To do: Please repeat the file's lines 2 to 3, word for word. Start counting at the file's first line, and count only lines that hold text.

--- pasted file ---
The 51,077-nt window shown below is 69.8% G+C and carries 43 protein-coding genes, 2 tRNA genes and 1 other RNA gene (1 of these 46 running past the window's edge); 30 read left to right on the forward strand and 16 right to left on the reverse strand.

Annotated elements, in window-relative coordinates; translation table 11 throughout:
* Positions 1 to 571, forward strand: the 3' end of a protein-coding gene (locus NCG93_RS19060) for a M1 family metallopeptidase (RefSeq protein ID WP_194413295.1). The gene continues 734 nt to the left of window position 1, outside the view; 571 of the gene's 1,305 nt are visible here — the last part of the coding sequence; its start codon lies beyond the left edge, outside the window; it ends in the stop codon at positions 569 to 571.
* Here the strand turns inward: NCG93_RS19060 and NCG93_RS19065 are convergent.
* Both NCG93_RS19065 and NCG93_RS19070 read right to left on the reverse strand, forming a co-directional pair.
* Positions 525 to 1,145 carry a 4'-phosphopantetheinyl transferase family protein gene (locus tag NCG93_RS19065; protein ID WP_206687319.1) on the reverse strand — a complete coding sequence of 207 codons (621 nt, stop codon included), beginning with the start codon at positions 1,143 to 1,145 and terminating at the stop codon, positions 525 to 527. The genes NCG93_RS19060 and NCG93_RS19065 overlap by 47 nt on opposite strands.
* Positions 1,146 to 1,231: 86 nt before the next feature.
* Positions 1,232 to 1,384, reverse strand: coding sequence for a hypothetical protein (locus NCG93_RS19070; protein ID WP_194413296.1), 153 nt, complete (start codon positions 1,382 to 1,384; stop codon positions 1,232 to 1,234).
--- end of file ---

Annotated elements, in window-relative coordinates; translation table 11 throughout:
* Positions 1 to 571, forward strand: the 3' end of a protein-coding gene (locus NCG93_RS19060) for a M1 family metallopeptidase (RefSeq protein ID WP_194413295.1). The gene continues 734 nt to the left of window position 1, outside the view; 571 of the gene's 1,305 nt are visible here — the last part of the coding sequence; its start codon lies beyond the left edge, outside the window; it ends in the stop codon at positions 569 to 571.